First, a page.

As early as 2012, foreign media reported a study by scientists from the University of Wisconsin Madison, saying that they proved in the laboratory that it can induce multi -purpose stem cells to grow into retina.
It has many characteristics of real retinal tissue, such as photosensitive cells, so it has been pinned on high expectations, such as the treatment of patients with vision damage or replacement of eye disease.
However, before turning into clinical applications, another question is needed to put them in the right place.
The double -sided micro -image of the tray / cylindrical pores supports the growth of cell tissue.
New ATLAS pointed out that macular degeneration is one of the main reasons for the loss of vision of adults, which is characterized by the optical cell hopes for patients’ eyes. Because of this, scientists have devoted a lot of efforts to find cell regeneration.
The good news is that a research team at UW-Madison University has provided a new “scaffolding” for the retina’s stem cell inducement and differentiation, which is expected to realize the replacement of intra-eye sensitivity cells in the future.
David Gamm, a professor of eye -catching science, said: Although there has been a breakthrough in the manufacturing of the “zero spare parts” of the sensor, we still need to try to put it in the correct position so that it can effectively rebuild the retina.
To this end, the research team invited the engineers with a world -class level and began to think about one thing -how to transport these cells in a more intelligent way?
Stem cells differentiated the light sensitive cells in ice -shaped pallet brackets.
It is reported that the researchers of the school have always been interested in how to use synthetic patch to fix the photoretically sensitive cells and then implant it into the damaged subtin film for regeneration.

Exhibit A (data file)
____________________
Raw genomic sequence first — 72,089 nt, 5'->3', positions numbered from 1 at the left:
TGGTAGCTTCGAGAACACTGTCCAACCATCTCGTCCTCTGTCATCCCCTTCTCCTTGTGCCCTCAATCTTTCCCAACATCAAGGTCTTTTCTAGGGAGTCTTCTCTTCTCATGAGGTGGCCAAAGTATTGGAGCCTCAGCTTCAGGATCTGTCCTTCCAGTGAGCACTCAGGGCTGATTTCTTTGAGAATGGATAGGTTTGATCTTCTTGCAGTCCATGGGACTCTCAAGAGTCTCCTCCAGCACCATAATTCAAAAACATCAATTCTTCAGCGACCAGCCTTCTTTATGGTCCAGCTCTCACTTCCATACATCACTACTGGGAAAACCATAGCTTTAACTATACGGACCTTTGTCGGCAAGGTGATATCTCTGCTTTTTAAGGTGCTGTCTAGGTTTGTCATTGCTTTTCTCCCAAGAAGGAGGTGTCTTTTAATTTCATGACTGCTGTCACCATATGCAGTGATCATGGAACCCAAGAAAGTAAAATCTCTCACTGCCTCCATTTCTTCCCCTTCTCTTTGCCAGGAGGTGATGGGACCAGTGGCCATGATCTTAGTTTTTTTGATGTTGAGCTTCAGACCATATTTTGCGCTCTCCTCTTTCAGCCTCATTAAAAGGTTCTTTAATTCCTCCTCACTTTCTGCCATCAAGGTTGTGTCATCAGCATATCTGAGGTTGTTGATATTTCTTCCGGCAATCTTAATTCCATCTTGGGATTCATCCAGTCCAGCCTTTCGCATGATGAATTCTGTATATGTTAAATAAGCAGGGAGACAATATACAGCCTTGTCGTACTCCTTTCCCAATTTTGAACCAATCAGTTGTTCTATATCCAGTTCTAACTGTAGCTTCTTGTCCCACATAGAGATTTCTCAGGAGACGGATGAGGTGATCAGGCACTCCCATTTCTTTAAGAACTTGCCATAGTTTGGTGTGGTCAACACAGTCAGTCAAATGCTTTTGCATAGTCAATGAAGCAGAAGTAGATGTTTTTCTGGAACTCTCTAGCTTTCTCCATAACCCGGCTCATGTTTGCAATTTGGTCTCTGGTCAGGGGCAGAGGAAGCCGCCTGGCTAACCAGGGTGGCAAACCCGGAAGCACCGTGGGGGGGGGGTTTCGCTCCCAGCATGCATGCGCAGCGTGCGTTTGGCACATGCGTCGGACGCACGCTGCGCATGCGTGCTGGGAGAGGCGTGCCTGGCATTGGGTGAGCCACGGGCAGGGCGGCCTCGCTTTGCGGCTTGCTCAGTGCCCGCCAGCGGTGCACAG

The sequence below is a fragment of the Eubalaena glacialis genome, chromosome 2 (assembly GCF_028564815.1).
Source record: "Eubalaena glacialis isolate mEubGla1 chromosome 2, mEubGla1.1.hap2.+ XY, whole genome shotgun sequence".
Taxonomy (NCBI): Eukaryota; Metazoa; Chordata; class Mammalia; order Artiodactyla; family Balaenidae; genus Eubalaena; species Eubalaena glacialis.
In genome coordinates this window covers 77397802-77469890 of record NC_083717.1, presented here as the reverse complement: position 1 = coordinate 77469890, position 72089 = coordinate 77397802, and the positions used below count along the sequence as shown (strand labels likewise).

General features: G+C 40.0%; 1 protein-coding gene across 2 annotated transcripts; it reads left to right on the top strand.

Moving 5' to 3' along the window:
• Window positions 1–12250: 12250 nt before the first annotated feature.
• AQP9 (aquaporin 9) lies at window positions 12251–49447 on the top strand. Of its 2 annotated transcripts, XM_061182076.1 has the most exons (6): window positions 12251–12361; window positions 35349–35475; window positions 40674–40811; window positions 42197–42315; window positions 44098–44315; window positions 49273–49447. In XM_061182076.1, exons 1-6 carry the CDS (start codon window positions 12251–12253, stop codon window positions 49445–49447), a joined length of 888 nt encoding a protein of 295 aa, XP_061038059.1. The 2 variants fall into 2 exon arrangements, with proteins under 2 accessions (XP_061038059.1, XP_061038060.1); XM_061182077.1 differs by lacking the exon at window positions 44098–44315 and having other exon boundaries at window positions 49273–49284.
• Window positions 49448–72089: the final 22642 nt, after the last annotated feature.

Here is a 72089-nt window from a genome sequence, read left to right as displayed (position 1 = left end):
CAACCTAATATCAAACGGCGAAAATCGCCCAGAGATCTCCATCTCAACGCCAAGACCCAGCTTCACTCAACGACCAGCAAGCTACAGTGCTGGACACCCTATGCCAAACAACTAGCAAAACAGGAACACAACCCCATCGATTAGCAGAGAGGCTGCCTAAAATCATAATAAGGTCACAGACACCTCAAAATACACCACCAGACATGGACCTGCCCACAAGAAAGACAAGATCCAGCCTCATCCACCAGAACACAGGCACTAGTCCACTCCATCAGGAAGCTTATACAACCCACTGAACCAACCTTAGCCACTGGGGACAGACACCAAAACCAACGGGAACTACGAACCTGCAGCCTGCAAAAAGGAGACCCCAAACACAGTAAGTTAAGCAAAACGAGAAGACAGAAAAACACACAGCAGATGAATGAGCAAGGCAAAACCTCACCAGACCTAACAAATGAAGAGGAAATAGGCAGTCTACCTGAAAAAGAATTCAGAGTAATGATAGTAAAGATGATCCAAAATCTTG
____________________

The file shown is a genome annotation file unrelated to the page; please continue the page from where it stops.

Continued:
Previous work has involved the use of wine glass -shaped pores to accommodate photosensitive cells. However, due to dissatisfaction with the number of cells that can be carried, the research team decided to continue to work in this regard.
In the end, we saw the second -generation ice -shaped light -shaped light cell tray. It not only increased density three times (a total of 300,000), but also designed cylindrical pores at the bottom to connect with the patient’s retina and gradually mature.
In terms of materials, it uses glycerol-seable with biocompatibility. It can provide the necessary mechanical strength in the early stage of the growth of photoretically sensitive cells, and be metabolized by the body safely after arriving at the destination.
Study with Figures -1: The manufacturing process of the Binge grid tray
The first work of the paper, the graduate student Allison Ludwig said: We hope that this material is very strong, but also hopes that it can quickly degrade in the eyes in about 2 months. This is particularly ideal for human retinal transplant replacement surgery.
With the improvement of technology, the research team will further optimize its shape and manufacturing technology. At present, it has prepared for related testing on large animals, and expects this technology to benefit all humanity as soon as possible.
Details on this study have been published in the journal of Science Advances, published recently.
The original title was “Ultrathin Micromolded 3D Scaffolds for High-Density PhotoreCeptor Layer Reconstruction”.